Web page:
San Diego Padres go on muddling in the middle

SAN DIEGO, CA - AUGUST 19: Yangervis Solarte
SAN DIEGO, CA - AUGUST 19: Yangervis Solarte /

It’s no surprise that the San Diego Padres aren’t contending this season. Unfortunately however, they aren’t doing a very good job of tanking either.

The number 76 (as in wins) has been bandied about this week on Twitter and in at least one podcast and symbolizes the Padres’ perennial problem of muddling around in the middle of the standings. Nothing good comes of 76 wins; no trips to the playoffs and no high draft picks either.

This tweet by @ChangeThePadres puts the problem succinctly, “Not sure what’s worse: repeatedly winning 76 games when the front office is convinced you’ll compete, or winning 76 when TRYING to lose 100.” This week on their “Make the Padres Great Again” podcast, Craig Elsten and John Gennaro also talked about win totals around 76 in their discussion of lost opportunities.

The last time the Padres had more wins than losses occurred in 2010 (90-72, .556 winning percentage). Adrian Gonzalez played first base for the Padres (.298/3.93/.551, 31 home runs, 101 RBI). Since then, the win totals have been 71, 76, 76, 77, 74, 68, all mediocre results. Payroll has had little effect on results either, from a low of $43 million (40 man roster) in 2010 to a high of $110 million in 2015.

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In June Rob Arthur wrote an article for ESPN’s FiveThirtyEight entitled “Baseball’s Mediocre Teams are Disappearing.” Three months into the season he still assumed the Padres would wind up in the cellar: “MLB’s worst teams have committed wholly to rebuilding, at the cost of any shred of competitiveness. While the Padres’ management doesn’t dare speak the word, executive chairman Ron Fowler said last year that they aimed ‘to get to .500 in hopefully’ by 2018.”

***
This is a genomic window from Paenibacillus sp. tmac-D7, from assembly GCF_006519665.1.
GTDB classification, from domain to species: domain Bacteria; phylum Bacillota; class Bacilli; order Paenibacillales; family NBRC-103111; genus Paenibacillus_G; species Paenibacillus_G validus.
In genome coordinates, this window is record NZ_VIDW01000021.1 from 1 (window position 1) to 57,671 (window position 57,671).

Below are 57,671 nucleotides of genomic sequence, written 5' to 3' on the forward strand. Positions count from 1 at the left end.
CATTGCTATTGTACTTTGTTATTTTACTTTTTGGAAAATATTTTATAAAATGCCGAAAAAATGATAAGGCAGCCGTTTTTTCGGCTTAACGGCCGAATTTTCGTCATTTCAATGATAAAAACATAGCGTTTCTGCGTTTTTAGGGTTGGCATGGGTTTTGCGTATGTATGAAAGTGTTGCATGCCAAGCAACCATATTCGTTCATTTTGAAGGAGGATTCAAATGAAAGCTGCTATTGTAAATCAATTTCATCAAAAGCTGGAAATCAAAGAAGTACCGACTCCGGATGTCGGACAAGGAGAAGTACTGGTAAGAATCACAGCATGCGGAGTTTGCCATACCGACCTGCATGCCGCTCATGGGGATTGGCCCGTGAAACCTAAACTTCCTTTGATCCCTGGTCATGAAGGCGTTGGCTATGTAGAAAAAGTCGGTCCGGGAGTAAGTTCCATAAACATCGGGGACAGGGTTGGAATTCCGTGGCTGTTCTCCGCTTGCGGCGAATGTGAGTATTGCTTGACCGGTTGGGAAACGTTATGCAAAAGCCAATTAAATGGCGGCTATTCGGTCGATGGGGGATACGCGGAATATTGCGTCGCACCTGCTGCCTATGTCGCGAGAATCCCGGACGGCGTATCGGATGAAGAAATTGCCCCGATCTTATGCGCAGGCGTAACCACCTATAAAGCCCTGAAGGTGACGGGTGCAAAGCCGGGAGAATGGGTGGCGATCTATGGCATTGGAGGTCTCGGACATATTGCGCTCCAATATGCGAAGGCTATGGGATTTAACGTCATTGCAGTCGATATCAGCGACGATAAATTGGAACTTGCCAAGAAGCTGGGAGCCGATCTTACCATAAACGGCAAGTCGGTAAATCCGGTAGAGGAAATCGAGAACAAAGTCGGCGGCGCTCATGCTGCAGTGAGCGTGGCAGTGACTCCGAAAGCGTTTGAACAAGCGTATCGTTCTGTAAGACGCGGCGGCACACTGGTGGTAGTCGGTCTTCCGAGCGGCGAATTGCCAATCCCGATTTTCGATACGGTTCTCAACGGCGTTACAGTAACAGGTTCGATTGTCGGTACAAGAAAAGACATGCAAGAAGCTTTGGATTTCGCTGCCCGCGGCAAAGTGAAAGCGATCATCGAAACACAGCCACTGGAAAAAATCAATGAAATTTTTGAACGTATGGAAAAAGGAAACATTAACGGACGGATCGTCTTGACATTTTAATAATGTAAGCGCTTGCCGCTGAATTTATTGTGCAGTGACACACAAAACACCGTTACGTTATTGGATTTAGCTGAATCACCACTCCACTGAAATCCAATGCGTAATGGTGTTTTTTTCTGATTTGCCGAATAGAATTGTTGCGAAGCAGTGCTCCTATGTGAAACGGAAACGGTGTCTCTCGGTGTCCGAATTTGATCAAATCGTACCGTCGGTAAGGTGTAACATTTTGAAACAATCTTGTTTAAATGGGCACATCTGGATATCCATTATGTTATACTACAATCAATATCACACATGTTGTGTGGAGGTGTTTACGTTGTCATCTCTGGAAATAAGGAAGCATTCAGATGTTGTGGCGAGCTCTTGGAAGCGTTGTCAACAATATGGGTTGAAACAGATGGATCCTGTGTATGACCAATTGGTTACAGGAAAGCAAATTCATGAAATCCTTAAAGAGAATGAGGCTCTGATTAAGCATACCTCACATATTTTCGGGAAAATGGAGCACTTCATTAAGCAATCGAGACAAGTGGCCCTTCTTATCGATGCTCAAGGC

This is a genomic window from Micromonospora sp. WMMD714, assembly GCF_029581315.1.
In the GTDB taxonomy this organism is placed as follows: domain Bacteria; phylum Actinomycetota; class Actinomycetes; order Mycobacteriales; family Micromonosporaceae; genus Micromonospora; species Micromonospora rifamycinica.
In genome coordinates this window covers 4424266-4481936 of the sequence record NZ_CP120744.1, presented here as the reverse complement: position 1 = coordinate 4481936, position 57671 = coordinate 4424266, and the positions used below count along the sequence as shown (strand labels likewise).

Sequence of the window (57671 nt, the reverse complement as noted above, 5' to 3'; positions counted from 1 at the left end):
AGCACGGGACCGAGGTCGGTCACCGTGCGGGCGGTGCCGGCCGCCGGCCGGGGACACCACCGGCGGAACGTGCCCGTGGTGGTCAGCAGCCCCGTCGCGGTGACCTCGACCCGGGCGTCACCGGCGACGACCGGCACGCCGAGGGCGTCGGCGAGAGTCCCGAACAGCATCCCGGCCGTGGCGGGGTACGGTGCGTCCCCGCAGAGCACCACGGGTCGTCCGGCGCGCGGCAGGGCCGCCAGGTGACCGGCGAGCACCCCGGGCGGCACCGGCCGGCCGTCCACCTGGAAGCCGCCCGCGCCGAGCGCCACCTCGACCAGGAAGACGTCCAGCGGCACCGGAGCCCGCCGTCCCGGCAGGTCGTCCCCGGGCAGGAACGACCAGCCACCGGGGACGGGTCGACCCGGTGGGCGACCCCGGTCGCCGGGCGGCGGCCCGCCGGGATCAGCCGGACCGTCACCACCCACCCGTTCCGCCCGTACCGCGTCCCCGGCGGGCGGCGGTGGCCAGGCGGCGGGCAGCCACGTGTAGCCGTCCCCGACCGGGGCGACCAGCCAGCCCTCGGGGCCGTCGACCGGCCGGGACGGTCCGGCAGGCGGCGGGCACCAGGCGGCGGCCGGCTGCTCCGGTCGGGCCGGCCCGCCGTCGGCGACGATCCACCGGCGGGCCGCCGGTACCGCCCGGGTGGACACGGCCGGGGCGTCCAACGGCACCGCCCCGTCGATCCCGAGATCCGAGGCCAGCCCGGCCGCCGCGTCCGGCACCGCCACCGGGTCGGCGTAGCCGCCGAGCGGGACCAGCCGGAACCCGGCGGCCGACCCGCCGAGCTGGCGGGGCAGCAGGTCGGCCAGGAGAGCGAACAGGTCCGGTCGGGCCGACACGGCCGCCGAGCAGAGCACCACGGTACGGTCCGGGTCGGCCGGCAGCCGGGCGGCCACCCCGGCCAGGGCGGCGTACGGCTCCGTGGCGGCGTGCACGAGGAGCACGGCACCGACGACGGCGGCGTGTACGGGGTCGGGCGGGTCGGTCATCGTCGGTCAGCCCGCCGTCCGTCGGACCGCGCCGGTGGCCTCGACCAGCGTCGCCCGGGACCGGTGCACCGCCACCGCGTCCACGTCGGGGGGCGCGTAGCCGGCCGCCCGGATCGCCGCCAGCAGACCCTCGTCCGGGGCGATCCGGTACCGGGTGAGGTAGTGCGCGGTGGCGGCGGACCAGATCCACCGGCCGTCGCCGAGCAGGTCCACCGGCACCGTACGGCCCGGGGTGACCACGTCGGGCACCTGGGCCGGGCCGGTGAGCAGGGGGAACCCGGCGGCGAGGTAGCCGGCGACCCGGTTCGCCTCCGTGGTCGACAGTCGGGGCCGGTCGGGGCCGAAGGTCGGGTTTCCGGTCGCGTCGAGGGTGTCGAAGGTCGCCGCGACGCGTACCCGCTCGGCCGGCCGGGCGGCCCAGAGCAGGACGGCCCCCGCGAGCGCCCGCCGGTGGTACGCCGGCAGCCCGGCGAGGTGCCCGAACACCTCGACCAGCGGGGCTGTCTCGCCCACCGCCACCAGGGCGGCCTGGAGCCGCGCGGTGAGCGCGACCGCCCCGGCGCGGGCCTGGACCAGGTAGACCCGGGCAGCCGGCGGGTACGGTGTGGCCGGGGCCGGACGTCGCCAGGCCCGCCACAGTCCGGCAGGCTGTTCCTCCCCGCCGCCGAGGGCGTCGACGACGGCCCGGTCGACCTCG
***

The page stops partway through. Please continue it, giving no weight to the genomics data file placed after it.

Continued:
So far that commitment to rebuilding has failed, and the Padres have indeed been mediocre. Even if losses start piling up it will be difficult if not impossible to catch up with the Phillies (43 wins) and the White Sox (46 wins).

If the draft took place today, the Padres would pick after the Phillies, White Sox, Giants, A’s, Mets and Reds. Why does that matter? Sports Illustrated’s Jay Jaffe has analyzed the correlation between top ranked draft picks and the career WAR of corresponding players from 1998 to 2017 and found a dramatic tailing off of performance after the first two picks: 1: 14.7 WAR, 2: 12.0, 3: 5.2, 4: 3.9 with spikes at 5 to 11.0 (thanks to players like Ryan Braun and Buster Posey) and 7 to 10.5 (Clayton Kershaw and Troy Tulowitzki).

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Obviously, talent can be found beyond the top two or three picks. The Padres selected Cy Young award winner Jake Peavy in the 15th round of the 1999 draft at 472 overall. Furthermore, the Padres’ success with high draft picks has been dubious at best, with Matt Bush perhaps being the poster child for those failures.

The new regime headed by general manager A.J. Preller has yet to see the fruits of his efforts in the draft beyond relief pitcher Phil Maton. After all, he has only been on the job since August 5, 2014, although it seems longer since his tenure has been somewhat tumultuous so far. The success of baseball teams also depends upon other variables like the development of draft picks, trades, coaching staff, and, of course, blind luck.

Next: A season of surprises

In the case of the 2017 Padres, the players have performed above expectations, which should be a cause for celebration.  However, their performance cannot detract from the fact that muddling along in the middle at 76 games rarely leads to any kind of success.